International Education Week

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Maria M. Silva, Special Assignment Reporter

The Office of International Education (OIE) has recently celebrated International Education Week with several events that took place on Tuesday, Nov. 13, and Wednesday, Nov. 14, in hopes of encouraging local students to study abroad and learn more about current international students at Utica College.

International Education Week is observed around the country as a way to highlight the learning experiences associated with studying abroad, and it also serves as a way for international students to celebrate their culture and heritage and to share it with others.

Stacy Phelps, office manager for the OIE, thinks that an event like Nov. 13’s country fair, which gave information about the various countries represented by current international students on campus, served both local and international students.

Among the different countries that were showcased during the Country Fair were Canada, Vietnam, Finland, Spain, Japan, India, Hong Kong, Ireland, France or the United Kingdom.

 

“Students were able to see if they should study abroad or not, which helped them decide,” Phelps said. “But they also could get a glimpse of where our international students are from and how life is different in other countries.”

On Nov. 14, current international students participated in the yearly flag ceremony in Strebel. Students from Canada, Ireland, Ghana, China, Malaysia, Finland and Spain walked in a line, bearing their country’s flag, towards Strebel lounge. Students then handed their flag to President Laura Casamento.

As a former study-abroad student, Phelps explained that studying in another country does not bring an evident change of the personna, but “it’s more of an inner change.”

“Maybe you thought you couldn’t do something by yourself, but studying abroad makes you realize how independent you have become,” Phelps said. “It shows you how to live.”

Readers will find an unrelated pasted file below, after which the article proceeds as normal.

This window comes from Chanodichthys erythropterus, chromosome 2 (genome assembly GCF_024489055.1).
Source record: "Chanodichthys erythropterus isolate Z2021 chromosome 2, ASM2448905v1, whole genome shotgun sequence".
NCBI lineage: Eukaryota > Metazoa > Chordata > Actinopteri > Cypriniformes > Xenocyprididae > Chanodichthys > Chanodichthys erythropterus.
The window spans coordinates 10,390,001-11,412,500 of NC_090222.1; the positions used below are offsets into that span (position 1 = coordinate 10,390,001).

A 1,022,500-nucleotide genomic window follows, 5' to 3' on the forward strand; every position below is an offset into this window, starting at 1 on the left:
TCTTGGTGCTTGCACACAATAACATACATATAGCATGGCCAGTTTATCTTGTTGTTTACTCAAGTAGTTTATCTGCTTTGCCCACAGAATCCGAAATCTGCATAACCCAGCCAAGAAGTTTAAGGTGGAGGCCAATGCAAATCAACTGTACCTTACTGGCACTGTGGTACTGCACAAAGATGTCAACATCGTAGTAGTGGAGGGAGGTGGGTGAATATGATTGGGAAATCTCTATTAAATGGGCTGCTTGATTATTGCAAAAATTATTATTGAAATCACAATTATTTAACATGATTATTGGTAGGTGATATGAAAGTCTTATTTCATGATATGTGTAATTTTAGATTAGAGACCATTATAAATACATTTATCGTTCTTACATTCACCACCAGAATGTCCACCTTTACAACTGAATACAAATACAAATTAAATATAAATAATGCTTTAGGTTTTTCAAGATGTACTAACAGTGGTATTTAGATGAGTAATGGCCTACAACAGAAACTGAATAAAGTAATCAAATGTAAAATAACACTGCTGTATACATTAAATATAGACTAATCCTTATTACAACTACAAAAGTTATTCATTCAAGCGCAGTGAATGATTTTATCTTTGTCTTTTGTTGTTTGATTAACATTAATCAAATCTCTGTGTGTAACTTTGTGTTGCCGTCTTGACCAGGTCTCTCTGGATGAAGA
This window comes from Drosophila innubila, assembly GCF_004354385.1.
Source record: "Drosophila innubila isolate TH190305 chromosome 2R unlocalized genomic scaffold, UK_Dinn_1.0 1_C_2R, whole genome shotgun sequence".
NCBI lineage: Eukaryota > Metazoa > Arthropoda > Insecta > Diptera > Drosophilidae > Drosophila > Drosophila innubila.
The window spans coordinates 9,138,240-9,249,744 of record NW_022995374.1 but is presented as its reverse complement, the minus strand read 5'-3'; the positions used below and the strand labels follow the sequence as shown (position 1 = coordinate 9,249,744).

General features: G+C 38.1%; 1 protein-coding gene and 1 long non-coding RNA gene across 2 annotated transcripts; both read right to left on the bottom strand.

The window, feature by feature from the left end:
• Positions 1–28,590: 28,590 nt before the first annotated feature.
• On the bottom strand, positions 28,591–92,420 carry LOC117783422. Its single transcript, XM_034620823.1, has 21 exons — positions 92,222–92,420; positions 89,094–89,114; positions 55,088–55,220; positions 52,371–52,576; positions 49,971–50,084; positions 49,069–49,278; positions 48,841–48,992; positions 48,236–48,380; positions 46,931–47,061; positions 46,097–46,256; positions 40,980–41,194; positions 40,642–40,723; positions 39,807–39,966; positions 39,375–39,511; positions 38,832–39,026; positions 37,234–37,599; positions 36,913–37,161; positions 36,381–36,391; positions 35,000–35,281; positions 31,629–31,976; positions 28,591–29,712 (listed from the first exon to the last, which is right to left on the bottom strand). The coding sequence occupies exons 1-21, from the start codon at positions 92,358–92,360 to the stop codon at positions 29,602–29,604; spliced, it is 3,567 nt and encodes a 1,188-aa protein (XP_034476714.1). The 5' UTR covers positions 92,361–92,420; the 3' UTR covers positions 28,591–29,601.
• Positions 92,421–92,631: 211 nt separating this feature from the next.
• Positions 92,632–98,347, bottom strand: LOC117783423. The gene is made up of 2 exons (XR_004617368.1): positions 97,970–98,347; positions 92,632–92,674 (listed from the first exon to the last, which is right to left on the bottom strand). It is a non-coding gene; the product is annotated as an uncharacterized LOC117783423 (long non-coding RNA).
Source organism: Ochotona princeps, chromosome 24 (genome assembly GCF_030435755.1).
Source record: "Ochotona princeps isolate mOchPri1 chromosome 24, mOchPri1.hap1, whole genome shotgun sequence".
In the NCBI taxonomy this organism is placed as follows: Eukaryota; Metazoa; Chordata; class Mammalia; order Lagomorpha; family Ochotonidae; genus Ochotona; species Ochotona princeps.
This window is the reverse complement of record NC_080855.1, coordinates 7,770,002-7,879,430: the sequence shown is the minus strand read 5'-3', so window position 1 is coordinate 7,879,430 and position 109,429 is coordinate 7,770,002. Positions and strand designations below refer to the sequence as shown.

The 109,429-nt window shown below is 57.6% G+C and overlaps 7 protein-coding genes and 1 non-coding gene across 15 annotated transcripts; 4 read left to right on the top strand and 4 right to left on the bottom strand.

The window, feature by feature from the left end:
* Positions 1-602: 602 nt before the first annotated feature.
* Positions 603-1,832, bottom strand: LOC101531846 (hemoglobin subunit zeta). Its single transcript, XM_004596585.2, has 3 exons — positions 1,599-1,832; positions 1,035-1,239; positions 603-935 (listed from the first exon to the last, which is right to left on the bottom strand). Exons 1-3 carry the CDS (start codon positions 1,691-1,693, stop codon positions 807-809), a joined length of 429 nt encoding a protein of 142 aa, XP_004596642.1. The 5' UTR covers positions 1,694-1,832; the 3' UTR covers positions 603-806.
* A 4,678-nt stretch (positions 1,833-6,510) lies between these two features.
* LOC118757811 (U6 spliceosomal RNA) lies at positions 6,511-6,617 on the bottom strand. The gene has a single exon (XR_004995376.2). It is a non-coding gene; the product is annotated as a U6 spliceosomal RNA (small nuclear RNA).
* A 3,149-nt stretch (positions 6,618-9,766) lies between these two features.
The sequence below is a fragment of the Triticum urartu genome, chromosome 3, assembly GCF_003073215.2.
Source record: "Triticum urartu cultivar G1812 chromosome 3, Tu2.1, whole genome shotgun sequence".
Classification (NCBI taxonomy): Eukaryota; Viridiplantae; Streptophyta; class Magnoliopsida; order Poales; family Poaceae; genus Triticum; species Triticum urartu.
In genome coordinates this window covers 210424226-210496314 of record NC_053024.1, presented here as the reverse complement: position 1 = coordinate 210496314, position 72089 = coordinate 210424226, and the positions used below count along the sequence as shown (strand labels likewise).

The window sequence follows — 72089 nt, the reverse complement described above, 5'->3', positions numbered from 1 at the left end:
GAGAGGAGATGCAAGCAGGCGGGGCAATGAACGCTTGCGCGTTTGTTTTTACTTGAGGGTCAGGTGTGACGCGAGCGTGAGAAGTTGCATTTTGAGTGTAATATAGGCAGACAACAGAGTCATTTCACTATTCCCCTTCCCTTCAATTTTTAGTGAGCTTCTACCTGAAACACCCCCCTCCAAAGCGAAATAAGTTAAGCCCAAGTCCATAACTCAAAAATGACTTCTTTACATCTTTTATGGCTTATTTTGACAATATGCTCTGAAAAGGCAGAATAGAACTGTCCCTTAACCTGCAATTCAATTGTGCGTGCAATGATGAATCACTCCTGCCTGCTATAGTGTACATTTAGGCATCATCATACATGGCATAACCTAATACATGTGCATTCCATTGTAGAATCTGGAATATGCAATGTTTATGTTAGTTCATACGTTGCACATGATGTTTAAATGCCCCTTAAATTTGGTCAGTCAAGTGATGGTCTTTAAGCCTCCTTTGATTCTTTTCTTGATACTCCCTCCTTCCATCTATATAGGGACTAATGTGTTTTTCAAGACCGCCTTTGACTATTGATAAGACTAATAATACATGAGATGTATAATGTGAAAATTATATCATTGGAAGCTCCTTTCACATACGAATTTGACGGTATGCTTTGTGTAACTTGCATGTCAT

Katie Ortiz was one of the study-abroad students that has benefitted from the experience of studying in Spain during the 2018 spring semester.

Since her experience, Ortiz, a junior, said she has been more open-minded to learning about new things that caught her interest in Spain, such as self-teaching books and environmental issues.

“Studying abroad benefits students by teaching them about different nations and cultures and providing them with travel opportunities,” Ortiz said.

As a piece of advice for prospective study-abroad students, Ortiz recommended “finishing core classes at UC, then taking electives abroad.”

Senior Calvin Mends, originally from Ghana, has had a similar experience as Ortiz during his time in the United States.

“I have been here for four years, and I have changed a lot,” Mends said. “I’ve learned about different cultures and made friends from different places and backgrounds.”

Mends explained how studying far away from his home country has helped him appreciate different cultures.

“Studying abroad has made me realize how different each country is, and I’ve been able to understand people and relate to them,” he said. “I feel like I’ve changed so much, and this has been such a great experience so far.”

Mends, an international relations major, said that studying abroad also helps American students “because they are going to learn more about different countries, backgrounds and cultures and how different they are.”

Phelps, a former study-abroad student herself, thinks that even though students may not decide to go study in another country “they are still exposed to international education by having international students on campus, who bring diversity to the student body.”

“Local students can benefit by even just talking to them and having a simple conversation and just learning something new,” Phelps said. “Everyone learns from each other.”

 


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